Monday in a Picture – What is AfrikaBurn?

Just over a month ago, I was fortunate to return to Karoo National Park the Stonehenge Private Reserve in the Northern Cape of South Africa. The occasion? AfrikaBurn. AfrikaBurn is a regional event of the Burning Man network. It’s the largest of the regional events and the first on the continent of Africa.

When I first received my invitation to serve in eSwatini, I was overjoyed because attending AfrikaBurn went from “possible” to “highly probable”. On occasion, AfrikaBurn or Burning Man would come up in conversations with fellow PCVs. One question kept surfacing. What is AfrikaBurn? Before April 2017, I could only give the textbook answer: “AfrikaBurn is a regional event of the Burning Man network” . Some people would delve further. What is Burning Man? My response was almost always the same. “What I’m about to say won’t make sense, but Burning Man is everything.” Most people agreed. My comments made no sense.

When the theme for the twelfth AfrikaBurn was released, I was indifferent. The theme was “Working Title”. While reading about how this theme was chosen, I got more excited. Working Title is a name given to something still being created. Because that thing is still being created, it can be anything. There can also be collaborations with co-creators. “Working Title” made perfect sense! AfrikaBurn, Burning Man, and other similar events are works in progress. We get to collaborate to make it what we want.

I had an idea. I designed stickers to look like movie slates. On the sticker, the open ended sentence started, “AfrikaBurn is”. Participants were asked to complete the sentence. Afterwards, I asked to snap a photo of the sticker.

So, what is AfrikaBurn?
AfrikaBurn is fuzzy.
AfrikaBurn is freedom.
AfrikaBurn is freeing.
AfrikaBurn is the best experience of your life.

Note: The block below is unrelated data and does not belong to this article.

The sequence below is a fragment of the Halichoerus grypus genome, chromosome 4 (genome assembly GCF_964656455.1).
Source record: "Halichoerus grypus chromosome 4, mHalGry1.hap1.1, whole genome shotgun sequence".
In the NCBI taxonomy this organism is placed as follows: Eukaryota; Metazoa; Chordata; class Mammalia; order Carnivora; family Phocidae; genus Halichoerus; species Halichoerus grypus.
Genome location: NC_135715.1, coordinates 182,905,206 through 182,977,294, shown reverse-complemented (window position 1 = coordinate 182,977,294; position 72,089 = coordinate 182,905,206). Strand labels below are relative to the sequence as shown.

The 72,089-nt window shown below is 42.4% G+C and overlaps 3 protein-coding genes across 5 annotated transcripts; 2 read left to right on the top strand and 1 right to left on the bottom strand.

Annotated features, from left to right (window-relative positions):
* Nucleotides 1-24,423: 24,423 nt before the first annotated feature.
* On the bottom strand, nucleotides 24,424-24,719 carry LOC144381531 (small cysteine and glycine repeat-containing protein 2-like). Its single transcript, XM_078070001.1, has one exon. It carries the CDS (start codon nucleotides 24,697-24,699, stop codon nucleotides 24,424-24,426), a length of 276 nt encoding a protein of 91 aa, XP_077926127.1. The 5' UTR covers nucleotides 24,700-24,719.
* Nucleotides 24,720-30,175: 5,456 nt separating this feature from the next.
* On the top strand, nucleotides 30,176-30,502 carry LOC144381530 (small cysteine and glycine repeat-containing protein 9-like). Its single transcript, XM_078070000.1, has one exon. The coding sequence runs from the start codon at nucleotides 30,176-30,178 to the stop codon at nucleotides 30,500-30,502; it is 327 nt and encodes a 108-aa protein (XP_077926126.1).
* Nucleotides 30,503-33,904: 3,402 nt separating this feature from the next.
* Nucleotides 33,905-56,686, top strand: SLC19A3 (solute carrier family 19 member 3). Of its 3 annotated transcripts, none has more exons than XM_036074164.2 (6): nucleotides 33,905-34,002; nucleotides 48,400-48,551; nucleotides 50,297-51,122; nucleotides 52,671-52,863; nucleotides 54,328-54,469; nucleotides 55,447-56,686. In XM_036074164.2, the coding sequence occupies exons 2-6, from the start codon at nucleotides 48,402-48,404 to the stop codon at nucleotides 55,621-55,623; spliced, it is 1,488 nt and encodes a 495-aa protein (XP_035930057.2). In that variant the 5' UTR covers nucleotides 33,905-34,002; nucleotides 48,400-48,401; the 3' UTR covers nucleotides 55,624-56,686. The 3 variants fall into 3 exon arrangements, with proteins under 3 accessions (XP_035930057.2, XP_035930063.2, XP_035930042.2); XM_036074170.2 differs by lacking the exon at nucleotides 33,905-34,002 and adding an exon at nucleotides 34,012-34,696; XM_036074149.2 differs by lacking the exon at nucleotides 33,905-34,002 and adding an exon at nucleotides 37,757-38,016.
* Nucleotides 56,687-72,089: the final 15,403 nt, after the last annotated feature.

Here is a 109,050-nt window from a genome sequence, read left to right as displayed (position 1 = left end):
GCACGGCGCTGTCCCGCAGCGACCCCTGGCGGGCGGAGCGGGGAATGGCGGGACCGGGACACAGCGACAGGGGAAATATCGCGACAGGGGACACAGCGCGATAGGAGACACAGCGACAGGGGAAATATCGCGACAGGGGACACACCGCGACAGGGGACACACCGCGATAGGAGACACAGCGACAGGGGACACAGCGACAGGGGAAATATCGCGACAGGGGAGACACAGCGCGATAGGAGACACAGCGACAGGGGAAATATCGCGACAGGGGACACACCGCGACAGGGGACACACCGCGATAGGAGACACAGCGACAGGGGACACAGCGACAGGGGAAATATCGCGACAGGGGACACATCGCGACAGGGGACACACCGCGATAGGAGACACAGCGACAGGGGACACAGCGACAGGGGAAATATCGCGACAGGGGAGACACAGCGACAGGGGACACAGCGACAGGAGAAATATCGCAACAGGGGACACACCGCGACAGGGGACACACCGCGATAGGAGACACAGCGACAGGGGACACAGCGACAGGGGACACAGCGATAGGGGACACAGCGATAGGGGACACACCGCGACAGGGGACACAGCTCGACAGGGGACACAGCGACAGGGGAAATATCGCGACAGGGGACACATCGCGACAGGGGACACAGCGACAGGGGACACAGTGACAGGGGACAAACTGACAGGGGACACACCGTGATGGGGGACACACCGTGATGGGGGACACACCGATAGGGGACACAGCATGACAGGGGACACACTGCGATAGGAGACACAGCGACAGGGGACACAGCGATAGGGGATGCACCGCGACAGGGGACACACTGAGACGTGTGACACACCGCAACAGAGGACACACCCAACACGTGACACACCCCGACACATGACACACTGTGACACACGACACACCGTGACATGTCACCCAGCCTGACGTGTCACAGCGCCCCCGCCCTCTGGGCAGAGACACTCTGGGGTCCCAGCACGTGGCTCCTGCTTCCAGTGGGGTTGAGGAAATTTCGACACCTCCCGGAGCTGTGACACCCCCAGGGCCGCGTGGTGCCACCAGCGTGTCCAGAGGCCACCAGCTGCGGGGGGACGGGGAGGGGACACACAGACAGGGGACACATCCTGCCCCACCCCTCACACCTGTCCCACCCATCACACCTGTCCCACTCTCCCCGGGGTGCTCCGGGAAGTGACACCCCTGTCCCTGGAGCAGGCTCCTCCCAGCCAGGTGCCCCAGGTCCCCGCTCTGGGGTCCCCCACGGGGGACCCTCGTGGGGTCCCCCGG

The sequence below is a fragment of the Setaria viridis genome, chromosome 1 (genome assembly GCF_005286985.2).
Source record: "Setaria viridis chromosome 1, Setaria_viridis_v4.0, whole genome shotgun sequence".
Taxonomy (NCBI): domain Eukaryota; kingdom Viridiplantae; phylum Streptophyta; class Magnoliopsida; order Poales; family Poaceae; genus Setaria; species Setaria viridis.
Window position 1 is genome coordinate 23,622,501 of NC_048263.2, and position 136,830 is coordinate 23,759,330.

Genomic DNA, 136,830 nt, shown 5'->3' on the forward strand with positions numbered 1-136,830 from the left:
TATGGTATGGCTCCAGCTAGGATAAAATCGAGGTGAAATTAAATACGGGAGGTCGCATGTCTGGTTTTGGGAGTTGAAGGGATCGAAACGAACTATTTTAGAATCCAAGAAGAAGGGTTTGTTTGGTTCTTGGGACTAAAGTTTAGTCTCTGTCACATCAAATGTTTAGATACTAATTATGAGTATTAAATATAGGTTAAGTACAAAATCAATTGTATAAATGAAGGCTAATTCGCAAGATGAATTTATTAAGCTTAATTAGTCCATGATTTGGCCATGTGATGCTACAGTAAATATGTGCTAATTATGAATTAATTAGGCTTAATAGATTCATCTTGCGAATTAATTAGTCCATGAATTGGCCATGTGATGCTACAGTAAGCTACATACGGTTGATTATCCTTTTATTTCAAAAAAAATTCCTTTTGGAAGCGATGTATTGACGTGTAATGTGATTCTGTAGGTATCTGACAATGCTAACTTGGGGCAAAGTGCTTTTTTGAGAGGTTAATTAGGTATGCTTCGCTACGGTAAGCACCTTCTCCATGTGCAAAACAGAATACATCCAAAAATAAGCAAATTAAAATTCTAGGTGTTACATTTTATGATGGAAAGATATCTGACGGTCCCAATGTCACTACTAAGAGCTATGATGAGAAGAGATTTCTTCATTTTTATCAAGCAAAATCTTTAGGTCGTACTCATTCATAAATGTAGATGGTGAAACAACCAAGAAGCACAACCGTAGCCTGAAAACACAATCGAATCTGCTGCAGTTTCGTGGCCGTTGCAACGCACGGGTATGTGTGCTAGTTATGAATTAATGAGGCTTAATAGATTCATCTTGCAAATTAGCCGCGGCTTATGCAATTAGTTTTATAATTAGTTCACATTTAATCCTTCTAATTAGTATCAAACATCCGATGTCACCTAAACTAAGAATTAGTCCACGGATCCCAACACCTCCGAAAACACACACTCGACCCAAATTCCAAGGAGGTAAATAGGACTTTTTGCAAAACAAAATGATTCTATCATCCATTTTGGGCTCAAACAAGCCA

AfrikaBurn is Radio Free Tankwa.
AfrikaBurn is 37 24 16 V M 27 Clap 37.
AfrikaBurn is stepping into your true self.
AfrikaBurn is unicorn exposure.

These were some of responses. AfrikaBurn, like life, is different for everyone. The idea that we get to co-create the experience is magical. Ask any of the 7 billion human inhabitants of Earth what life is. You’re bound to get different answers. The answers may even change with time. None of them are wrong. AfrikaBurn is similar. Everyone has their own unique experience. Everyone is the director, screenwriter, and leading actor. It’s a beautiful thing. So, what is AfrikaBurn? You decide.

Be kind to yourself.
Onward.

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Monday in a Picture – Black Girls Global Exchange

Last week, the dreams and desires of a fellow PCV were actualized. In Swazi Spring 2017 (August-September), Dawnita saw a documentary about a girls step team from Baltimore, Maryland. She was moved by documentary, and shared that she wanted to do a documentary screening for the girls in her community.

She had conversations with folks from Baltimore, her hometown. They assembled a team and began working on bringing an idea to fruition. What if Black girls from this step team in Baltimore could connect with Black girls from South Africa and Swaziland? What if the image of their international contemporaries was formed by more than the media? Black Girls Global Exchange (BGGE) was born. More than fifteen high school girls and chaperones from Baltimore journeyed to South Africa and met up with high school girls from Manzini (Swaziland) and Soweto (South Africa). Together, they explored Soweto (and shared dance moves). The girls enjoyed a week of intercultural exchange as they tried new cuisine, shared stories, and completed service projects side by side. I was fortunate to be one of many photographers capturing the events.

On Thursday, girls from all over Swaziland joined the BGGE participants in central Swaziland for a screening of the documentary and a symposium. It was beautiful and emotional. It was surreal at times watching the girls truly and fully embrace the sentiment that we are much more alike than we are different. As the BGGE participants marched into the conference room for symposium, they were indistinguishable. Girls from Manzini and Baltimore wore matching outfits as they led chants of “B-G-G-E”. The energy was electrifying.

During the symposium, a light lunch was served. Two BGGE mentors from Baltimore, who are professional chefs, joined Swazi chefs in the kitchen to prepare a delightful experience highlighting American and Swazi foods. Shrimp and grits (an American favorite) was served alongside chicken feet, pap, and Swazi cornbread (all Swazi favorites).